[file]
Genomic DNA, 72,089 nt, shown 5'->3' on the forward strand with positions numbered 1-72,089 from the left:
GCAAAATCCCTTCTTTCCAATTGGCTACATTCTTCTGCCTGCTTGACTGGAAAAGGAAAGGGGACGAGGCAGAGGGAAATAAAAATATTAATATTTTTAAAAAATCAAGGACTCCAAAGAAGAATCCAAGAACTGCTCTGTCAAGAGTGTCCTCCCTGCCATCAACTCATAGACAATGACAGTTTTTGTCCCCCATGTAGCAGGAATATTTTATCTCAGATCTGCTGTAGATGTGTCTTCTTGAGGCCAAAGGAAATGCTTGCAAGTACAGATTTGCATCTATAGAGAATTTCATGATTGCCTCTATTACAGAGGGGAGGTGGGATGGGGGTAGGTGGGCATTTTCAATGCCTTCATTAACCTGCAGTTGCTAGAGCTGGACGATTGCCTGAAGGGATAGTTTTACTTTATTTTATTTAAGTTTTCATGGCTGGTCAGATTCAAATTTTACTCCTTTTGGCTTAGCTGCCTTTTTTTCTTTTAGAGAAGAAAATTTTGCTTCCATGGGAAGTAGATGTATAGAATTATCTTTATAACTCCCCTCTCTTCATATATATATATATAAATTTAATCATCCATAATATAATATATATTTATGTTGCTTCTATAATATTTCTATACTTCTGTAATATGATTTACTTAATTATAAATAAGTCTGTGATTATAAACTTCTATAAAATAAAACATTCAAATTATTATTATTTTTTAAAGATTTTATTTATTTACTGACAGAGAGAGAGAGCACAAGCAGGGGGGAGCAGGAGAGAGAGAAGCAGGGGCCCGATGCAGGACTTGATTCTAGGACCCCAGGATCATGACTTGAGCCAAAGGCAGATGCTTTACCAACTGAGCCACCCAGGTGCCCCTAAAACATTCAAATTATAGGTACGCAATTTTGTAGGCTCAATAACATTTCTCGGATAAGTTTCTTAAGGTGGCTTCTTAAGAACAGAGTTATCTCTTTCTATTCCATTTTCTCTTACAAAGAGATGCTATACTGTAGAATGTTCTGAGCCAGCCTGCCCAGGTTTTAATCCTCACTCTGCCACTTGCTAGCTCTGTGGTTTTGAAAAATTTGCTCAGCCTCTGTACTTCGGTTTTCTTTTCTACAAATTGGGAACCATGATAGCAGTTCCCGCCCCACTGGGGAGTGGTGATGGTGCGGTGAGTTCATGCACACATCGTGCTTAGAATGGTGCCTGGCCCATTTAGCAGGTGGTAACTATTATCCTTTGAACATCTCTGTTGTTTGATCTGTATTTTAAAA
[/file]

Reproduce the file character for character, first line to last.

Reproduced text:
Genomic DNA, 72,089 nt, shown 5'->3' on the forward strand with positions numbered 1-72,089 from the left:
GCAAAATCCCTTCTTTCCAATTGGCTACATTCTTCTGCCTGCTTGACTGGAAAAGGAAAGGGGACGAGGCAGAGGGAAATAAAAATATTAATATTTTTAAAAAATCAAGGACTCCAAAGAAGAATCCAAGAACTGCTCTGTCAAGAGTGTCCTCCCTGCCATCAACTCATAGACAATGACAGTTTTTGTCCCCCATGTAGCAGGAATATTTTATCTCAGATCTGCTGTAGATGTGTCTTCTTGAGGCCAAAGGAAATGCTTGCAAGTACAGATTTGCATCTATAGAGAATTTCATGATTGCCTCTATTACAGAGGGGAGGTGGGATGGGGGTAGGTGGGCATTTTCAATGCCTTCATTAACCTGCAGTTGCTAGAGCTGGACGATTGCCTGAAGGGATAGTTTTACTTTATTTTATTTAAGTTTTCATGGCTGGTCAGATTCAAATTTTACTCCTTTTGGCTTAGCTGCCTTTTTTTCTTTTAGAGAAGAAAATTTTGCTTCCATGGGAAGTAGATGTATAGAATTATCTTTATAACTCCCCTCTCTTCATATATATATATATAAATTTAATCATCCATAATATAATATATATTTATGTTGCTTCTATAATATTTCTATACTTCTGTAATATGATTTACTTAATTATAAATAAGTCTGTGATTATAAACTTCTATAAAATAAAACATTCAAATTATTATTATTTTTTAAAGATTTTATTTATTTACTGACAGAGAGAGAGAGCACAAGCAGGGGGGAGCAGGAGAGAGAGAAGCAGGGGCCCGATGCAGGACTTGATTCTAGGACCCCAGGATCATGACTTGAGCCAAAGGCAGATGCTTTACCAACTGAGCCACCCAGGTGCCCCTAAAACATTCAAATTATAGGTACGCAATTTTGTAGGCTCAATAACATTTCTCGGATAAGTTTCTTAAGGTGGCTTCTTAAGAACAGAGTTATCTCTTTCTATTCCATTTTCTCTTACAAAGAGATGCTATACTGTAGAATGTTCTGAGCCAGCCTGCCCAGGTTTTAATCCTCACTCTGCCACTTGCTAGCTCTGTGGTTTTGAAAAATTTGCTCAGCCTCTGTACTTCGGTTTTCTTTTCTACAAATTGGGAACCATGATAGCAGTTCCCGCCCCACTGGGGAGTGGTGATGGTGCGGTGAGTTCATGCACACATCGTGCTTAGAATGGTGCCTGGCCCATTTAGCAGGTGGTAACTATTATCCTTTGAACATCTCTGTTGTTTGATCTGTATTTTAAAA